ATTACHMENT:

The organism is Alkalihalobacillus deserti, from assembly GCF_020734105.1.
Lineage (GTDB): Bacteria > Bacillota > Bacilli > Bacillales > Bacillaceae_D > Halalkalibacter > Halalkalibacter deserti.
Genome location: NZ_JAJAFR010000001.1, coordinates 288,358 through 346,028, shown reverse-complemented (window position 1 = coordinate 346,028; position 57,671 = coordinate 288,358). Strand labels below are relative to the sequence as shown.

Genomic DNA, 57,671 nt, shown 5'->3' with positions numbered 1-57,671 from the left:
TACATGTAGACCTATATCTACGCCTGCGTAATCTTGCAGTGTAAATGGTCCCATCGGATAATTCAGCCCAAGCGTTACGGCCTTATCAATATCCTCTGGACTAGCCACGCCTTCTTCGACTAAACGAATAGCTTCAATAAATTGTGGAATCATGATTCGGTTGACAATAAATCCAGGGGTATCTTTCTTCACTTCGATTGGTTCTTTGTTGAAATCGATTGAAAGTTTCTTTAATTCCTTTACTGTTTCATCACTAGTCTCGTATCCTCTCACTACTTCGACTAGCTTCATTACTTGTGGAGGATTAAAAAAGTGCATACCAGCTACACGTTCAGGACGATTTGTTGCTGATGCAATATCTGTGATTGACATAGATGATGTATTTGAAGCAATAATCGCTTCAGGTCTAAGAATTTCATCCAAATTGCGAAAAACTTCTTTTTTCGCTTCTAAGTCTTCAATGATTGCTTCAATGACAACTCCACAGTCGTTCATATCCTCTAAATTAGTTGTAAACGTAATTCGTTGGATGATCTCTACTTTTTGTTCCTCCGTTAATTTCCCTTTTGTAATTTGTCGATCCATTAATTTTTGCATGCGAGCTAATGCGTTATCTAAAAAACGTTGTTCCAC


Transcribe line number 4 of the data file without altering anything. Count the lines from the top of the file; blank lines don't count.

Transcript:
Genomic DNA, 57,671 nt, shown 5'->3' with positions numbered 1-57,671 from the left: